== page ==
- Kevin Seifert, NFL Nation
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What are the three key camp issues facing each NFC North team?
Offense: Kyle Long's readiness
The Bears drafted Long in the first round to help an offensive line that has struggled for years to protect quarterback Jay Cutler. Long, however, had a short Division I career and missed almost all of the Bears' offseason work because of the timing of Oregon's final academic quarter. The Bears will find out in camp, and during the preseason, whether Long is ready to be an immediate starter as you would expect based on his draft position.
Defense: Configuring linebackers
After the retirement of Brian Urlacher and the departure of Nick Roach, the Bears gave themselves two tiers of options at linebacker to play alongside Lance Briggs. If all else fails, they can use veteran D.J. Williams in the middle and James Anderson on the strong side. But they also drafted two players who one day will get their chance: Jon Bostic in the second round and Khaseem Greene in the fourth. The process of determining the best combination will begin in training camp.
Wild card: Coaching transition
This will be the Bears' first training camp in 10 years without Lovie Smith as the coach. Marc Trestman began the transition process during offseason workouts, but training camp is the time for establishing the meat of his program. How does he expect players to practice? How quickly does he expect scheme assimilation? How do players know when he's happy? When he's angry? The first training camp will set the parameters.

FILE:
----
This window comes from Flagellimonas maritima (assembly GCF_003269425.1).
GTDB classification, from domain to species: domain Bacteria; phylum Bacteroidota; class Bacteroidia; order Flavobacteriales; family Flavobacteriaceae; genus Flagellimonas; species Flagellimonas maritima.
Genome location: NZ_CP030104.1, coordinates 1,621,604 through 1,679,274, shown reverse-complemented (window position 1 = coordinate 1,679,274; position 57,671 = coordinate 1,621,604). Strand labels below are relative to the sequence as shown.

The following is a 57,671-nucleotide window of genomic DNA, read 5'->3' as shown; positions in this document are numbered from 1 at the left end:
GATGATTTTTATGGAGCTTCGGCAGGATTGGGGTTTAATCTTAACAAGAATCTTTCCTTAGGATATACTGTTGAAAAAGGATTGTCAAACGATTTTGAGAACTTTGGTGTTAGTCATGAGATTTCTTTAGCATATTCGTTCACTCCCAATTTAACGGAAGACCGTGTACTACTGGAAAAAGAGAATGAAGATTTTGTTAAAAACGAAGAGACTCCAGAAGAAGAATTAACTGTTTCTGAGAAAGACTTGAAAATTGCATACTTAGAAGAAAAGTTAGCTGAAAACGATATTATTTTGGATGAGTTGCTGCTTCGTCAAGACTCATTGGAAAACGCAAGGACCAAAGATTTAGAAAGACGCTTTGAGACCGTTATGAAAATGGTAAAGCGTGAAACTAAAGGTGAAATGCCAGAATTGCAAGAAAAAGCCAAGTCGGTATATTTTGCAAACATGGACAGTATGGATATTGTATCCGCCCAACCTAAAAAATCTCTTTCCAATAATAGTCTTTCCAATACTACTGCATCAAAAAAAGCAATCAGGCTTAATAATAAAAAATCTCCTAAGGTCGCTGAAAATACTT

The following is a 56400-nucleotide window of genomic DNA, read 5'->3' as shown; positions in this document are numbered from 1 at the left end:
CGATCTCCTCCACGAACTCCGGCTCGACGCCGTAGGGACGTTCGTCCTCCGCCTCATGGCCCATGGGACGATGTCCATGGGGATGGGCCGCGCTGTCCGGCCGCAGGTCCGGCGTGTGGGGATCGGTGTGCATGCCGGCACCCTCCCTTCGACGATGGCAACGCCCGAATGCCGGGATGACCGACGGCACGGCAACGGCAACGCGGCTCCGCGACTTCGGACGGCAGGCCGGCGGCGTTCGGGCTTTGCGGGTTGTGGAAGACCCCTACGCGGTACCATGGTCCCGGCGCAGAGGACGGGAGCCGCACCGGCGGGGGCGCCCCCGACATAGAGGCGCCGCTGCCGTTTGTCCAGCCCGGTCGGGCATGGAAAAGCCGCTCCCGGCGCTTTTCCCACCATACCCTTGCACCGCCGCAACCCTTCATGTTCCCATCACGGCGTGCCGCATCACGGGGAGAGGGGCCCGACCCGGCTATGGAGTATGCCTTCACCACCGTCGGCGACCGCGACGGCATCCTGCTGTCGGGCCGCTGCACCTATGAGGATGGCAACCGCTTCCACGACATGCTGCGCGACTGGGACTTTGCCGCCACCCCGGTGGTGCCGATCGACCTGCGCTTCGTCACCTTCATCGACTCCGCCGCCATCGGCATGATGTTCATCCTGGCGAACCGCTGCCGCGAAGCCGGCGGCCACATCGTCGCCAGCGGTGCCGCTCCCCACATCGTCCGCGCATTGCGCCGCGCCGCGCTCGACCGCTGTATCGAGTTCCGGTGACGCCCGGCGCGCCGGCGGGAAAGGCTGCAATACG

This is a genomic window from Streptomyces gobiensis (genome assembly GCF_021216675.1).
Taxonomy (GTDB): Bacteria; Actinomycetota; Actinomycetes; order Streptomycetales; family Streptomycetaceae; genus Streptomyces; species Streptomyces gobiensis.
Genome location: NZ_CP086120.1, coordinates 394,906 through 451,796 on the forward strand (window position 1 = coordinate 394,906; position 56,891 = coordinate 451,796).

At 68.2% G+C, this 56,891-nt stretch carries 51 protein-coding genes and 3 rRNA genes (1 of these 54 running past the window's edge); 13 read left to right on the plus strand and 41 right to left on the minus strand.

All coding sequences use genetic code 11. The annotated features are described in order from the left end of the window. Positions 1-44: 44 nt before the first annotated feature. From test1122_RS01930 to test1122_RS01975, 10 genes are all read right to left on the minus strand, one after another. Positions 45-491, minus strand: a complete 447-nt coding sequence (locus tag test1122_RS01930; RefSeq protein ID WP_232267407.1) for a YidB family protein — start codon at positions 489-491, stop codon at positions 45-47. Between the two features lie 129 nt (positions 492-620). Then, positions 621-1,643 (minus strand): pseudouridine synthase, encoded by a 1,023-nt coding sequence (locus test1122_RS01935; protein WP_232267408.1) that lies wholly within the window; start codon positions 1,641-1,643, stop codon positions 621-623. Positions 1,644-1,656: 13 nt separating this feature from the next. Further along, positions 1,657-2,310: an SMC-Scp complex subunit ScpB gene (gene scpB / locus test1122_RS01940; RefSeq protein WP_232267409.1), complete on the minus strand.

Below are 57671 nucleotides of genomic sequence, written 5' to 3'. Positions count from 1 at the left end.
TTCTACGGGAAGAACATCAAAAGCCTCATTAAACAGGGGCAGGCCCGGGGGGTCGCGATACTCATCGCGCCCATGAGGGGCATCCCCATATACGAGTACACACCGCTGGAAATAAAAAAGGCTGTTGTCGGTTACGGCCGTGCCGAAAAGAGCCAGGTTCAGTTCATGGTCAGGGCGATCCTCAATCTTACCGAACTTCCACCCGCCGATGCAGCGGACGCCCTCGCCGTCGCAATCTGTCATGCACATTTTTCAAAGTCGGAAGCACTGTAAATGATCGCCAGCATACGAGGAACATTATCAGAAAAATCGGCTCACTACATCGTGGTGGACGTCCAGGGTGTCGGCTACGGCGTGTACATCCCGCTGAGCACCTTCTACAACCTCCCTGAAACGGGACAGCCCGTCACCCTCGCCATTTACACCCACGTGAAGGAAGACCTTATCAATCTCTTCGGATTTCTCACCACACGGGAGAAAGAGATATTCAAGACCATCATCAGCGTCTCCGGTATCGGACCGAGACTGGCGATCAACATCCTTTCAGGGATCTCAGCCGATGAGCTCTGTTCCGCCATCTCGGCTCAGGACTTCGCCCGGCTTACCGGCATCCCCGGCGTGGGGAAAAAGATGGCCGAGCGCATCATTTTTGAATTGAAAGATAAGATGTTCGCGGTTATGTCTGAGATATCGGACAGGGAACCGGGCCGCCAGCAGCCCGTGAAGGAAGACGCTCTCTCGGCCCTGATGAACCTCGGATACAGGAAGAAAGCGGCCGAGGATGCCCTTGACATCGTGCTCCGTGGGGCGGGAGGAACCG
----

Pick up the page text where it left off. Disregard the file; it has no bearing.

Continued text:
Offense: Line changes
One way or the other, the Lions will enter the season with three new starters on the offensive line. Riley Reiff is at left tackle after the retirement of Jeff Backus, and there will be competition at right guard and right tackle. Pulling off an overhaul of the offensive line in a win-or-else season is an ambitious task. All discussion of improvement for quarterback Matthew Stafford, and the impact of newcomer Reggie Bush, is made on the presumption that the offensive line won't take a step back.
Defense: Ziggy Ansah's development
Usually, the No. 5 overall pick of a draft is ready to step in and play right away. But Ansah was a late arrival to football and was almost an unknown to NFL scouts a year ago at this time. There was a sense during pre-draft evaluations that Ansah would need more development time than the typical No. 5 pick, but the Lions have high hopes of putting him into the starting lineup right away. They gave themselves some flexibility by signing free agent Israel Idonije, but they'll find out in camp if Ansah is going to be ready to play a full-time role in Week 1.
Wild card: Ryan Broyles' status
Broyles was a value pick in the 2012 draft, but he is very much needed after the release of Titus Young. Nate Burleson has returned to play alongside All-Pro Calvin Johnson, but the Lions' depth would be thin if Broyles isn't ready to play soon after tearing his ACL in Week 13 last year. The Lions hope Broyles can be full-speed by the start of the season, a pace he must confirm with at least some significant work in training camp.